How to Move #MeToo Forward
I remember being asked a question once in a group therapy session. The question was: “Do you feel that being a woman is the defining aspect of who you are as a person?” I didn’t know how to respond because the answer was so obvious. No matter what I would like to imagine myself as, or what traits I would like to attribute to myself, I am nothing but a woman.
I thought for a long time that fighting against particular injustices I have experienced as a woman would help me evade this feeling. I realized for the first time this year how little speaking of these things had impacted me in any way. I realized it when the repercussions of the Harvey Weinstein affair began to actually take effect. Men were being pilloried, fired, and investigated for their sexual transgressions. Aside from a removed feeling of relief for their particular victims, those individuals, I felt nothing.
Surely this is what we—I—had wanted all this time: for there to be real and measurable consequences of sexual harassment, assault, and rape? I kept on expecting to feel something, seeing the high profile humiliations and condemnations. But it never came—the relief, the decompression.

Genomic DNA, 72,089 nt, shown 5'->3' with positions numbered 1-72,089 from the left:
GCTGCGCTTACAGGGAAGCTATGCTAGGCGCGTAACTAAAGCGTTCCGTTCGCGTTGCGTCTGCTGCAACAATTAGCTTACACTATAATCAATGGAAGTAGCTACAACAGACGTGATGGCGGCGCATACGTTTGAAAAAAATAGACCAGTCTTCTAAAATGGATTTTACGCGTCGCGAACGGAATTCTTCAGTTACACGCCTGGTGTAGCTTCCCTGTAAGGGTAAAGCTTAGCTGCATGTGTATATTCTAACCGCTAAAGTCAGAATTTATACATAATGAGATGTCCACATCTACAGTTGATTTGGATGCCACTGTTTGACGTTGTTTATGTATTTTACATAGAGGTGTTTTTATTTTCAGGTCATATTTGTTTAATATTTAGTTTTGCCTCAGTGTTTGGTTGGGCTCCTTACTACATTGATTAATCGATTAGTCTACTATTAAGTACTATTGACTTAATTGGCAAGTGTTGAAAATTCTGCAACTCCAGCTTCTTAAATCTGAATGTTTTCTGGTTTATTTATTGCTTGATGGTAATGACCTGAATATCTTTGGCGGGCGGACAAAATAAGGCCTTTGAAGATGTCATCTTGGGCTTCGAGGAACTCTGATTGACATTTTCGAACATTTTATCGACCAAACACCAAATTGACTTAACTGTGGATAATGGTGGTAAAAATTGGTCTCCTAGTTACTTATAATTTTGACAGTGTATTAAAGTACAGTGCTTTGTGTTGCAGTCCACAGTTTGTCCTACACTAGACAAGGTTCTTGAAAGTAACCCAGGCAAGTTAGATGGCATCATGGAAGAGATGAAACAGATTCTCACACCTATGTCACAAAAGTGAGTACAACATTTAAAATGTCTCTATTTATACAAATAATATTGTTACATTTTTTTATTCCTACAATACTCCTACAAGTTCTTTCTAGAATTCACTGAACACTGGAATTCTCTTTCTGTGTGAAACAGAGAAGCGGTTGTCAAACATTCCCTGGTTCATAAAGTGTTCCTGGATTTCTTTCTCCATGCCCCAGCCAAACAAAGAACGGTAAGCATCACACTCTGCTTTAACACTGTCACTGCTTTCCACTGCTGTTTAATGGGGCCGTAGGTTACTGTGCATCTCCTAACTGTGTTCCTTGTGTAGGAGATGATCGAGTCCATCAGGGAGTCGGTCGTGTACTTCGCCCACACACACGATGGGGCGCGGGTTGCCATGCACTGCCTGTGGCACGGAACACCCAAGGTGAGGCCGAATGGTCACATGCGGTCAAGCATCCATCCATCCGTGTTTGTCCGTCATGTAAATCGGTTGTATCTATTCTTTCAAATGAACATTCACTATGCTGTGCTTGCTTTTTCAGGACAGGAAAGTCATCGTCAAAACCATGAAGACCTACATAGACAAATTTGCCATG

It often seems absurd to me that women are expected to be placated by legal or otherwise formal responses to their abuse. We should not have to shoulder the burden of the long and horrific history of inadequate legal procedures. There are many abused women who are well aware of the brutal, racialized inhumanity of prosecution and of prisons—there are many abused women who abhor the police. But we are forced to work within the legal system because there is no other obvious barometer with which to prove how obscenely common and devalued acts of sexual violence are.
Source: How to Move #MeToo Forward